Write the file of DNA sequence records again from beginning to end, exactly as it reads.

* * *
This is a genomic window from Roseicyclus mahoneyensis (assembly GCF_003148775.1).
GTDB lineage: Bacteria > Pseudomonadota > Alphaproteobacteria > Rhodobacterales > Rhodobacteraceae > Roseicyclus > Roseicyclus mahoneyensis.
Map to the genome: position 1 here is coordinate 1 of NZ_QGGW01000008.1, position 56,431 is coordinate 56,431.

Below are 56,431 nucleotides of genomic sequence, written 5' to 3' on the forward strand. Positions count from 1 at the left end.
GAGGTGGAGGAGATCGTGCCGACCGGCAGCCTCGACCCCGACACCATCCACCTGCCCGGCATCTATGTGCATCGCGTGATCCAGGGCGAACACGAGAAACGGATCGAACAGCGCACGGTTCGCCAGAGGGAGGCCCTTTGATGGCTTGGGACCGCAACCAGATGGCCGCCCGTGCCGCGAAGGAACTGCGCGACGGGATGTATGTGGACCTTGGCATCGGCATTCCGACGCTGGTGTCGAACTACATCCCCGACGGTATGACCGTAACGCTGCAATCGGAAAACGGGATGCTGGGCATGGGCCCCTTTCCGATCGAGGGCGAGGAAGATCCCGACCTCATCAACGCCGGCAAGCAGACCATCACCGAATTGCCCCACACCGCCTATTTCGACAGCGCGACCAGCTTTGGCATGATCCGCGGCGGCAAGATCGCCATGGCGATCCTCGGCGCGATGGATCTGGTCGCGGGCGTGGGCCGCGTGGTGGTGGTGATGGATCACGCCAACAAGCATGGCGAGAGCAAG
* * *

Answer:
This is a genomic window from Roseicyclus mahoneyensis (assembly GCF_003148775.1).
GTDB lineage: Bacteria > Pseudomonadota > Alphaproteobacteria > Rhodobacterales > Rhodobacteraceae > Roseicyclus > Roseicyclus mahoneyensis.
Map to the genome: position 1 here is coordinate 1 of NZ_QGGW01000008.1, position 56,431 is coordinate 56,431.

Below are 56,431 nucleotides of genomic sequence, written 5' to 3' on the forward strand. Positions count from 1 at the left end.
GAGGTGGAGGAGATCGTGCCGACCGGCAGCCTCGACCCCGACACCATCCACCTGCCCGGCATCTATGTGCATCGCGTGATCCAGGGCGAACACGAGAAACGGATCGAACAGCGCACGGTTCGCCAGAGGGAGGCCCTTTGATGGCTTGGGACCGCAACCAGATGGCCGCCCGTGCCGCGAAGGAACTGCGCGACGGGATGTATGTGGACCTTGGCATCGGCATTCCGACGCTGGTGTCGAACTACATCCCCGACGGTATGACCGTAACGCTGCAATCGGAAAACGGGATGCTGGGCATGGGCCCCTTTCCGATCGAGGGCGAGGAAGATCCCGACCTCATCAACGCCGGCAAGCAGACCATCACCGAATTGCCCCACACCGCCTATTTCGACAGCGCGACCAGCTTTGGCATGATCCGCGGCGGCAAGATCGCCATGGCGATCCTCGGCGCGATGGATCTGGTCGCGGGCGTGGGCCGCGTGGTGGTGGTGATGGATCACGCCAACAAGCATGGCGAGAGCAAG